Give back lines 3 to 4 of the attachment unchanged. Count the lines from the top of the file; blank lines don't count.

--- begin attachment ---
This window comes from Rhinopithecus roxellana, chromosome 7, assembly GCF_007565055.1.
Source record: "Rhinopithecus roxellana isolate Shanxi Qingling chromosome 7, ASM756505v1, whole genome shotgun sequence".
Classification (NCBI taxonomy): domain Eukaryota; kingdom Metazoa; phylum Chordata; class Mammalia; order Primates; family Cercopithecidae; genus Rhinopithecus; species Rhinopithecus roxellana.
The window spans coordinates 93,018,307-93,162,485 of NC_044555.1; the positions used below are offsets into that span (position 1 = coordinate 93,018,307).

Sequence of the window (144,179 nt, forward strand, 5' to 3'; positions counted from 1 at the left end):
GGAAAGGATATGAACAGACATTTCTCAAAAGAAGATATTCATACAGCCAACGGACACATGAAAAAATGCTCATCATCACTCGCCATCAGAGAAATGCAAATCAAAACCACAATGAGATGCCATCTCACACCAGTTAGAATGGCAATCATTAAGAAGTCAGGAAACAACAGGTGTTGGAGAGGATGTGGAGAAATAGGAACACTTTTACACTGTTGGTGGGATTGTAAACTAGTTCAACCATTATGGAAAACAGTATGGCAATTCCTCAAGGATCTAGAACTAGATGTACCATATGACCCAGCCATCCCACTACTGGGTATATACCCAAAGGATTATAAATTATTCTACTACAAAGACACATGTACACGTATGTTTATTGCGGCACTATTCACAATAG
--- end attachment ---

Classification (NCBI taxonomy): domain Eukaryota; kingdom Metazoa; phylum Chordata; class Mammalia; order Primates; family Cercopithecidae; genus Rhinopithecus; species Rhinopithecus roxellana.
The window spans coordinates 93,018,307-93,162,485 of NC_044555.1; the positions used below are offsets into that span (position 1 = coordinate 93,018,307).